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What is an Enlarged Stomach?

Mary McMahon
By
Updated Mar 03, 2024
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An enlarged stomach is a stomach that is larger than normal, which can be caused by a number of different reasons. It is important to distinguish between enlargement of the stomach and abdominal bloating. Bloating can involve the stomach, but it may also affect the intestines and can be caused by things like ascites. If the stomach or abdomen is causing distress, the person should seek medical attention, as it may be a symptom of an underlying medical problem.

The stomach is a highly elastic organ that is designed to expand and contract naturally. Some enlargement of the stomach can be observed when it is full, for example, but if it remains persistently enlarged, it is a sign that there is a problem. The stomach can become enlarged if it cannot empty its contents into the intestines as normal. Stomach contents may calcify if the problem persists, and the patient usually feels very uncomfortable and may develop nausea and vomiting.

Ulcers and chronic irritation can also sometimes lead to an enlarged stomach. Sometimes, a thickening of the stomach wall in response to irritation causes the organ to get bigger, and people may also experience delayed emptying of the stomach because of inflammation. A number of disease processes can be linked to stomach enlargement as well, and testing is usually necessary to find out why the patient's stomach is enlarged.

People can also develop gastric distension, in which the stomach is filled with gas. This commonly happens because of air swallowing or as a result of a medical procedure that introduces air into the stomach. The condition can be dangerous because there is a risk that the stomach contents will end up in the lungs. Recommended treatment involves turning the patient on his or her side and gently pressing the stomach to encourage the gas to vent.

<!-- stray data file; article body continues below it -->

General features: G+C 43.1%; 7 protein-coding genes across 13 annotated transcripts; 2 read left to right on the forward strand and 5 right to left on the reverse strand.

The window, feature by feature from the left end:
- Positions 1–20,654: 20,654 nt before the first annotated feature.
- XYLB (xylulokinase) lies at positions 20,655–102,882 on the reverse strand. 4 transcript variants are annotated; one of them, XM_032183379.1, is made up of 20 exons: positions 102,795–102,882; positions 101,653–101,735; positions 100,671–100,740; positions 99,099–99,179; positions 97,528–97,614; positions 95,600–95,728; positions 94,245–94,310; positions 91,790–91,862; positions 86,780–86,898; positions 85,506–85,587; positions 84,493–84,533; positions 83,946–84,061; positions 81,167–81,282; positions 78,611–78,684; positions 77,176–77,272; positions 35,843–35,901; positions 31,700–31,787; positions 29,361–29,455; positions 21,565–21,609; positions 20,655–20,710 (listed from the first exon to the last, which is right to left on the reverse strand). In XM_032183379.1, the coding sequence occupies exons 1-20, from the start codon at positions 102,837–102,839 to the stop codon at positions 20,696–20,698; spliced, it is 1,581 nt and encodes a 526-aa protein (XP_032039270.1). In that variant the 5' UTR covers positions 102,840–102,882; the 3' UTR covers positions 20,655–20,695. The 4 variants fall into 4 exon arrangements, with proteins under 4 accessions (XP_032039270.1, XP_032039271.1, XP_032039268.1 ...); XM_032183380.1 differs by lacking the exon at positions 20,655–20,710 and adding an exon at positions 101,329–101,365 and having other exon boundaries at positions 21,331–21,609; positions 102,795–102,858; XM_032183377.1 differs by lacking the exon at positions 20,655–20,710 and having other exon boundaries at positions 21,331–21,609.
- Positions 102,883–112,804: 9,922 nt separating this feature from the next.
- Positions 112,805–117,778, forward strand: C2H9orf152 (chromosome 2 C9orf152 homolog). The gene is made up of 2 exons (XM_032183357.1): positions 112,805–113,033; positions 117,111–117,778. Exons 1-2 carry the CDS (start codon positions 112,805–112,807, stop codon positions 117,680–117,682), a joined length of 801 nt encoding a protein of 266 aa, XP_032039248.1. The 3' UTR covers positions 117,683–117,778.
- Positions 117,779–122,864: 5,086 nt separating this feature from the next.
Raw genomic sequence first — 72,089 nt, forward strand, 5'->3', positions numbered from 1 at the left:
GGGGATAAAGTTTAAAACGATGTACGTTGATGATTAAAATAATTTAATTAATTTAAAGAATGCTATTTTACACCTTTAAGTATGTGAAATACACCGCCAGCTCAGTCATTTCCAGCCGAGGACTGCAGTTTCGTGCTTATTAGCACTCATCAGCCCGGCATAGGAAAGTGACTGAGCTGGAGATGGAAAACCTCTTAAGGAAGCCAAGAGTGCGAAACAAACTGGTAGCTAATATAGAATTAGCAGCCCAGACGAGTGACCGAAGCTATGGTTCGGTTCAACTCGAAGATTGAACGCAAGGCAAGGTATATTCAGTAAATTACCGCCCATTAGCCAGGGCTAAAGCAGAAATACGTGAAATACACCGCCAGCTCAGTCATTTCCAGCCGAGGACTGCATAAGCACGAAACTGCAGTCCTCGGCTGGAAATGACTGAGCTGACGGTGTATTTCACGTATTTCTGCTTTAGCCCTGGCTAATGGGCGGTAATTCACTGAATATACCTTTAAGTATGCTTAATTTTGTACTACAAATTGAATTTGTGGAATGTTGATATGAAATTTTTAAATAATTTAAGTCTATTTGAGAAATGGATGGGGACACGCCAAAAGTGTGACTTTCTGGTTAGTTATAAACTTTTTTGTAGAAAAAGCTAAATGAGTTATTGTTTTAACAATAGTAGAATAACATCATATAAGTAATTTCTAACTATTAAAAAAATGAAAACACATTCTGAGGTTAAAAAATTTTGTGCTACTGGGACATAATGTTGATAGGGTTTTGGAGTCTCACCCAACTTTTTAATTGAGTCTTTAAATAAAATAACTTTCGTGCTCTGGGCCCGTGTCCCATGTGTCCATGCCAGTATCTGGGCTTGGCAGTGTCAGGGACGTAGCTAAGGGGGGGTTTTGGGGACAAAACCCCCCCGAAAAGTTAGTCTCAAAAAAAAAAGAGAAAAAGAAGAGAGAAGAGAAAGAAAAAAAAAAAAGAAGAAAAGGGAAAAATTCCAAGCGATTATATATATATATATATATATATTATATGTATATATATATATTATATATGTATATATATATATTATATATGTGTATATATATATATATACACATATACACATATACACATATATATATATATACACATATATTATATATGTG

Sometimes, a fetal ultrasound reveals an enlarged stomach. This is not necessarily a cause for concern, but it is noted as a finding because the ultrasound technician or doctor wants to take note of anything that differs from normal fetal development. If a medical professional says that a developing fetus has this condition, the parents should ask about the implications of that diagnosis and whether or not additional testing should be done to learn more. It's important to remember that fetal development can be naturally variable, and something "abnormal" is not necessarily something wrong.

The Health Board is dedicated to providing accurate and trustworthy information. We carefully select reputable sources and employ a rigorous fact-checking process to maintain the highest standards. To learn more about our commitment to accuracy, read our editorial process.
Mary McMahon
By Mary McMahon

Ever since she began contributing to the site several years ago, Mary has embraced the exciting challenge of being a The Health Board researcher and writer. Mary has a liberal arts degree from Goddard College and spends her free time reading, cooking, and exploring the great outdoors.

Discussion Comments
By anon994400 — On Feb 06, 2016

My suggestion folks! Have a gastroscopy, and a biopsy of your stomach. Mine showed I lack the enzyme which breaks down sugars found in the following: fruit, wine, soft drinks, ice cream, sweets, carbohydrates, milk. meaning, fructose, lactose, sucrose. Good luck!

By anon950049 — On May 08, 2014